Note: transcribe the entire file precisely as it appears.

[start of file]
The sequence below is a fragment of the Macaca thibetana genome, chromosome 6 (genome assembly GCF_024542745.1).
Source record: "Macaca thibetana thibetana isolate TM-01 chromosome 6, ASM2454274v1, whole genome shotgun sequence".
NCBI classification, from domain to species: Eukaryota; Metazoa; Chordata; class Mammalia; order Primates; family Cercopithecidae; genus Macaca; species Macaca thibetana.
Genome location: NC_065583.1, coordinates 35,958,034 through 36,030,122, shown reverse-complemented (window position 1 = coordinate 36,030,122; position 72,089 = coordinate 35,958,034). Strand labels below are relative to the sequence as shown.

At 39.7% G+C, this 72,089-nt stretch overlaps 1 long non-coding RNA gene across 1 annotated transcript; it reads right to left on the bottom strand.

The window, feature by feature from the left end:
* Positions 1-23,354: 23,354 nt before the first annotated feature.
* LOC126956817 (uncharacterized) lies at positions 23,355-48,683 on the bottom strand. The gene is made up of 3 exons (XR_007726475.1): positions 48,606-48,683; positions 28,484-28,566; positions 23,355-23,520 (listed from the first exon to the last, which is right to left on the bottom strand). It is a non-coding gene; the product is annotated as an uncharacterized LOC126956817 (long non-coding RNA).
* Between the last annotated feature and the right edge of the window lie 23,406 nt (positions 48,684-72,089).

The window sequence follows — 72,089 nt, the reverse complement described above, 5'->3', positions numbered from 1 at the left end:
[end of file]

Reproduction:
The sequence below is a fragment of the Macaca thibetana genome, chromosome 6 (genome assembly GCF_024542745.1).
Source record: "Macaca thibetana thibetana isolate TM-01 chromosome 6, ASM2454274v1, whole genome shotgun sequence".
NCBI classification, from domain to species: Eukaryota; Metazoa; Chordata; class Mammalia; order Primates; family Cercopithecidae; genus Macaca; species Macaca thibetana.
Genome location: NC_065583.1, coordinates 35,958,034 through 36,030,122, shown reverse-complemented (window position 1 = coordinate 36,030,122; position 72,089 = coordinate 35,958,034). Strand labels below are relative to the sequence as shown.

At 39.7% G+C, this 72,089-nt stretch overlaps 1 long non-coding RNA gene across 1 annotated transcript; it reads right to left on the bottom strand.

The window, feature by feature from the left end:
* Positions 1-23,354: 23,354 nt before the first annotated feature.
* LOC126956817 (uncharacterized) lies at positions 23,355-48,683 on the bottom strand. The gene is made up of 3 exons (XR_007726475.1): positions 48,606-48,683; positions 28,484-28,566; positions 23,355-23,520 (listed from the first exon to the last, which is right to left on the bottom strand). It is a non-coding gene; the product is annotated as an uncharacterized LOC126956817 (long non-coding RNA).
* Between the last annotated feature and the right edge of the window lie 23,406 nt (positions 48,684-72,089).

The window sequence follows — 72,089 nt, the reverse complement described above, 5'->3', positions numbered from 1 at the left end: